Some Fort Dodge school children are hungry, but it's not because of the calories in the school cafeteria food. It's because they have no food at home.
To help, Fort Dodge Noon Sertoma, a nonprofit civic organization, has resumed its Backpack Buddies program. The program provides bags of food for children to take home for the weekend. Items include a can of soup, boxed cereal, and healthy snacks and juice boxes.
"The program unfortunately is still a viable program," Terry Moehnke, Noon Sertoma organizer, said. "We continue to have an increased need."
-Messenger file photo
Volunteer Katherine Gross, of Fort Dodge, works on filling bags for the backpack program at the former Hillcrest Elementary School in this Messenger file photo. Fort Dodge Noon Sertoma is resuming its Backback Buddies program to provide food for local school children.
On Wednesday, volunteers from Noon Sertoma and Valero Energy helped pack bags for delivery to all Fort Dodge Community School District elementary schools, St. Edmond Elementary and Fair Oaks Middle School.
"We delivered 166 bags this morning to two different schools," Moehnke said Thursday. "We deliver every Wednesday and Thursday and they distribute them to the students on Friday. It's once a week," Moehnke said. "We'll probably end up doing five to 600 hundred bags a week."
The amount increased from 300 bags a week last year with the inclusion of Fair Oaks Middle School in its program this year. At Fair Oaks, 60.51 percent of its students are eligible for free or reduced lunch.
According to Moehnke, the need is great.
"If you talk to the teachers, the school administrators, they'll tell you that a lot of these kids, the only regular meals they get are through the school system, either the school lunches or breakfasts," he said. "A lot of kids on weekends do not have access to food. Basically, they are under-nourished on weekends when they don't have the school to provide food for them."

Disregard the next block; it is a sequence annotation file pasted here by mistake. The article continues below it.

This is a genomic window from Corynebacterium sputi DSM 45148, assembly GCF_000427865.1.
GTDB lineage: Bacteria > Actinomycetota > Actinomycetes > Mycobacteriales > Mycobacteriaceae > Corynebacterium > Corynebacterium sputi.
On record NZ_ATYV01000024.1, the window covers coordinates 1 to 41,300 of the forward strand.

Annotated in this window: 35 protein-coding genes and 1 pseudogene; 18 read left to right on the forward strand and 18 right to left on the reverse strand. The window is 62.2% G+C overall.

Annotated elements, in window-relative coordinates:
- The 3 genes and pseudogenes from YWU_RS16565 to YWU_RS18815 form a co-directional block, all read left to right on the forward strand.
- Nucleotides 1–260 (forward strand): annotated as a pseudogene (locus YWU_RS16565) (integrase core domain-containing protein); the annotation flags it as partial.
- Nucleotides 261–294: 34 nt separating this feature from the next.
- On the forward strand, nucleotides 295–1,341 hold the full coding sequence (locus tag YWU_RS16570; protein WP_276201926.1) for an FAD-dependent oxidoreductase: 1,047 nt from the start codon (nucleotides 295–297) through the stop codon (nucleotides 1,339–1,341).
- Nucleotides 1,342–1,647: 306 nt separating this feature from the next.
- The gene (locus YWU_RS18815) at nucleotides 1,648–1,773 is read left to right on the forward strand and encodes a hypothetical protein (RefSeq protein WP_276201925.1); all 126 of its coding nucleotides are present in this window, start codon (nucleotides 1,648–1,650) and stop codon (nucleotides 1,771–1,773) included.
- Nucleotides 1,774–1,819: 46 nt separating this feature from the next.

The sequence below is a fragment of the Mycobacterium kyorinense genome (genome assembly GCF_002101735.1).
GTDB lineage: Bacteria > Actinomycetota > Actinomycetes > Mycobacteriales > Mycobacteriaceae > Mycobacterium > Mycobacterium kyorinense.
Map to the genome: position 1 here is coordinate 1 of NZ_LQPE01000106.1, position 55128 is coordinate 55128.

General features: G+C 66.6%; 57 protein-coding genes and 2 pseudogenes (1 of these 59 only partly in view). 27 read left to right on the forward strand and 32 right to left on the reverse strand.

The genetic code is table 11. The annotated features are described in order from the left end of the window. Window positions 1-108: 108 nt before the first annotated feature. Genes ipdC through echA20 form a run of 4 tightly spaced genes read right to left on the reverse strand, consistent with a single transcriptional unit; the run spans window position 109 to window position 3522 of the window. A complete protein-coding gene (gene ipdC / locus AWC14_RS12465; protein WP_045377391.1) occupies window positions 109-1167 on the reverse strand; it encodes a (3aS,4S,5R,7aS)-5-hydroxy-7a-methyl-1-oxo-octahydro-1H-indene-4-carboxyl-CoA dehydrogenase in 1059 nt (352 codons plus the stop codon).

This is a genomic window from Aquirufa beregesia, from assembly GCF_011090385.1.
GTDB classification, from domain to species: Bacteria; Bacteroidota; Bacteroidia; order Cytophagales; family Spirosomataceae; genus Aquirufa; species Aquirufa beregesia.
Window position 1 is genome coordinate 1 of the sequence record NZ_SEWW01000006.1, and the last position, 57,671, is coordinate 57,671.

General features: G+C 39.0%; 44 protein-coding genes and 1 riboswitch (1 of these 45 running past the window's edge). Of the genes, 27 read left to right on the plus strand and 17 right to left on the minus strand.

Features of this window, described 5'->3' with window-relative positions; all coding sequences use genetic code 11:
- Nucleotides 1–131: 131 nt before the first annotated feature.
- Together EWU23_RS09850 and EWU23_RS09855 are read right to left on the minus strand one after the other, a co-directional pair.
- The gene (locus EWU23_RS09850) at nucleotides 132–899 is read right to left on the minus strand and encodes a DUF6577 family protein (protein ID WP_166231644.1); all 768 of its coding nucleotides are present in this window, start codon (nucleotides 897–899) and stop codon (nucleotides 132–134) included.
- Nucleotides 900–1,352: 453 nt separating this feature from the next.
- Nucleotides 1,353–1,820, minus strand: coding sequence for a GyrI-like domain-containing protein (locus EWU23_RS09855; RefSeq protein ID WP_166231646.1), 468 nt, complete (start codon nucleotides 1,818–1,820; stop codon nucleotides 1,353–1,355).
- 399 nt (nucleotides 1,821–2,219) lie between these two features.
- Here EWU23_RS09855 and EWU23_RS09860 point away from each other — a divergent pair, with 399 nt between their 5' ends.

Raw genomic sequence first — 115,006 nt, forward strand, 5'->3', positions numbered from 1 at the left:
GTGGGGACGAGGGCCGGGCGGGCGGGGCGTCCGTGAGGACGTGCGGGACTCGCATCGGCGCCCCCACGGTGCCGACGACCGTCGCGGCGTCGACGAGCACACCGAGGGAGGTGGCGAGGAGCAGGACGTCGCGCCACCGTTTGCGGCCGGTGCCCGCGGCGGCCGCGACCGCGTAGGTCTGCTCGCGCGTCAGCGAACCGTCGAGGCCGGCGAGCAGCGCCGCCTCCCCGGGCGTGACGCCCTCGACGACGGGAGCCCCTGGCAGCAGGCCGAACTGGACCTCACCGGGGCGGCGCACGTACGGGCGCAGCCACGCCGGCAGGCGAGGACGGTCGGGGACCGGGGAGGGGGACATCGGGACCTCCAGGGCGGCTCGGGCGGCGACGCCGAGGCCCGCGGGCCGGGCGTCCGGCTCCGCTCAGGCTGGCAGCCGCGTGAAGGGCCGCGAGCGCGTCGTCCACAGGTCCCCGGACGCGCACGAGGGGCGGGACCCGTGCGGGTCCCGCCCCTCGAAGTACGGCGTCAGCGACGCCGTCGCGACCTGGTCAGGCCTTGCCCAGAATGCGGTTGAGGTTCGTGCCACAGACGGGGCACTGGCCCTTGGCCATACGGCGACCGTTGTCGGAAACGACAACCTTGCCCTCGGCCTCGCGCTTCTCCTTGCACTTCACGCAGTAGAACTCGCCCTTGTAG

Butler Elementary, having absorbed the most students from the repurposed Riverside Elementary this year, now has the great percent of students eligible for free and reduced lunch, at 72.9 percent.
"That's kind of our guideline for the need of the program," Moehnke said.
Cooper Elementary has the lowest percentage of students eligible for free or reduced lunch, but it is still more than half of its students, at 50.88 percent.
"One of the nurses at Cooper, when I first started this program a couple of years ago, told me of a student she'd been watching that lost seven pounds over Thanksgiving break," Moehnke said. "And Cooper is in a nice area of town. It's not an area considered low-income."
Pat Reding, Duncombe Elementary principal, attests a need does exist among his students, some of whom are benefiting from the donated food.
"I think it's a fantastic program," he said. "Our young people who partake of this program are indeed very fortunate to have the opportunity to take these items home. Many of our families, unfortunately, do struggle more than we would like to see. It's great to see that kind of support."
He added, "It's a program I hope can continue, because there certainly is a need. I know that it's much appreciated by many individuals."
The lack of nutritious foods, or any food, on the weekend negatively impacts the student's ability to learn, Moehnke said.
"Kids come in, and they're lethargic on Monday morning," he said. "Nutrition is very vital for the learning process, to keep the kids active and alert. When they're hungry, they're distracted and not learning."
Backpack Buddies also helps to address the increasing problem of childhood obesity, which shares some root causes.
"The reason we're seeing so many overweight kids is because they're eating convenience food rather than nutritious food," Moehnke said. "What we're trying to do is provide them with food that is fairly nutritious and loaded with vitamins."
Doug Van Zyl, FDCSD superintendent, said it is "fantastic" how the community supports its needy children "in such a great way."
"It's a challenge for school districts, to want to make sure all our kids are educated and taken care of well when maybe they have a rumbly stomach because they're hungry," he said.
Van Zyl said it is unfortunate the need exists at all.
"We would prefer that we didn't have students who had to worry about where their food was going to be coming from, but we also want to have folks aware that it's there and if they truly need it, that we want them to contact their schools and get their kids taken care of," he said.
He added, "Everybody has a possibility in their life where they're going to go through a crisis or struggle, and we want to make sure those kids are taken care of, as well."